Photo of Samuel Blum

Samuel Blum

  • National Medal of Technology and Innovation
  • Medicine

For the pioneering discovery of excimer laser ablative photodecomposition of human and animal tissue, laying the foundation for PRK and LASIK, laser refractive surgical techniques that have revolutionized vision enhancement.

The place: Yorktown, New York, IBM’s Thomas J. Watson Research Center. The date: day after Thanksgiving, 1981. The subject: Turkey, of course.

Specifically, Samuel Blum, Rangaswamy Srinivasan, and James J. Wynne decided to test the effects of an excimer laser on some leftover turkey that day and uncovered a major medical breakthrough in the process.

An excimer laser is an incredibly precise form of laser, which up until that time had been used mainly to etch polymers. The group wondered what its effect on tissue would be. After firing several pulses at a turkey bone, they noticed something wondrous: instead of burning the surrounding tissue, the laser’s pulse appeared to disrupt the tissue’s molecular bonds, disintegrating it without any collateral damage. It was as if they’d discovered the world’s tiniest scalpel—the etchings were so precise that you could write poems on a strand of hair.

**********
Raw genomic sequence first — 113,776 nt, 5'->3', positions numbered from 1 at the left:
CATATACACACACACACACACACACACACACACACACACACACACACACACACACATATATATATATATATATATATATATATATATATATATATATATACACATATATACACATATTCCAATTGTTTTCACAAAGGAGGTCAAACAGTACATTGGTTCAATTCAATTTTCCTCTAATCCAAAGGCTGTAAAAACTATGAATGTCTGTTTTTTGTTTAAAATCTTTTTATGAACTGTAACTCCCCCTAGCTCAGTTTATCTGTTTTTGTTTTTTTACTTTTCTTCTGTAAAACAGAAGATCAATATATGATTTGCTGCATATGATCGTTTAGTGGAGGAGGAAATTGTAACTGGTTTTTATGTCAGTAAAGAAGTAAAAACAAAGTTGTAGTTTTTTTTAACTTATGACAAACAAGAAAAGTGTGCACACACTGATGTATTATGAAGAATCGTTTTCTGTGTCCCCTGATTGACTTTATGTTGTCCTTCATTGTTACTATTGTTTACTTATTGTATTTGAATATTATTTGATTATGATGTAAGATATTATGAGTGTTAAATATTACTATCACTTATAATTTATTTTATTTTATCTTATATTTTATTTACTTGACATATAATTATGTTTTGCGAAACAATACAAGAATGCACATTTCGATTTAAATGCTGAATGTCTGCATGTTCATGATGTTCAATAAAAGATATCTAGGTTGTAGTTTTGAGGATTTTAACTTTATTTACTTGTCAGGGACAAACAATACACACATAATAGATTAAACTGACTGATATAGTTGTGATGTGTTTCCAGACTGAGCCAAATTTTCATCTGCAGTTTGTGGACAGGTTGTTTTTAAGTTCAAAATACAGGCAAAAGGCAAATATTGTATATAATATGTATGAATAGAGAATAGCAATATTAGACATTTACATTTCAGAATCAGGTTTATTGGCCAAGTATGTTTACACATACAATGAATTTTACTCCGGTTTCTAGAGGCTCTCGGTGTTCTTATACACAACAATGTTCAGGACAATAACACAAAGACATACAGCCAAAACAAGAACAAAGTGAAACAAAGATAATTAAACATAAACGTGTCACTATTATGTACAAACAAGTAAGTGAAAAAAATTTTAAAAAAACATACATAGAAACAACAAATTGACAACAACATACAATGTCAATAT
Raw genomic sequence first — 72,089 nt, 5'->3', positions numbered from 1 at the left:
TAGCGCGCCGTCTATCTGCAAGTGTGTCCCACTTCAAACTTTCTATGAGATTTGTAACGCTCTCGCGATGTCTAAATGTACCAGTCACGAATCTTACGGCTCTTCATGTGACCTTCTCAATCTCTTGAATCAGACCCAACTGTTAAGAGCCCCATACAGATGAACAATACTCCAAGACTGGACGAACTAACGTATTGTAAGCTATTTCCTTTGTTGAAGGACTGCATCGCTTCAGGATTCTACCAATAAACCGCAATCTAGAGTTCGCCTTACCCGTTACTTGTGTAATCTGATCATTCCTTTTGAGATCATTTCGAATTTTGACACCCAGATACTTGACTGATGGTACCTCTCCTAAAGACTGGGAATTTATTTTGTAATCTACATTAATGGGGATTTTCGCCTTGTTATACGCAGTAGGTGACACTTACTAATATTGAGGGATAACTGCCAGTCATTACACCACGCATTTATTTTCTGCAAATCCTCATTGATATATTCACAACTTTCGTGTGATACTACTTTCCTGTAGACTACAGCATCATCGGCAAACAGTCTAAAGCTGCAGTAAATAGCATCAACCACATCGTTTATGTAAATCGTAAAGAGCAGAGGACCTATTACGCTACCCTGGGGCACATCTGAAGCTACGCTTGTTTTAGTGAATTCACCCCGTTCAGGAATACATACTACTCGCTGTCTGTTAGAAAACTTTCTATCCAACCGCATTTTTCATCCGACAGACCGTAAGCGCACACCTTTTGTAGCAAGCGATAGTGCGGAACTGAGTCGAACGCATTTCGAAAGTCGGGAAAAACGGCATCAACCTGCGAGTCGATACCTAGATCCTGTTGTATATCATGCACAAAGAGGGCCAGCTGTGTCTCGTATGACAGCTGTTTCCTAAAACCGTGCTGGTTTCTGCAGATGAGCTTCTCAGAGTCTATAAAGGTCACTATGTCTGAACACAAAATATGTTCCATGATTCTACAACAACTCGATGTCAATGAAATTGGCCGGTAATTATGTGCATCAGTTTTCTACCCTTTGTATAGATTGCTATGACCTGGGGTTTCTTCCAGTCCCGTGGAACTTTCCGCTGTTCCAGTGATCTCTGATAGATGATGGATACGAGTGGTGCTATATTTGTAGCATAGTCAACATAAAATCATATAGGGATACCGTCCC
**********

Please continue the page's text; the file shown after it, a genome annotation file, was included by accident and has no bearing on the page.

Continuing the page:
Feeling confident they’d just discovered a new form of surgery, the group wrote up an invention disclosure for the public. A few years later that an eye surgeons began to work with the laser and do the experimental work possible to prove its effectiveness. Today, LASIK is the most popular vision correction surgery in the world. More than 70 million people have had the procedure and benefited from its ability to reshape the cornea.

By Casey Samulski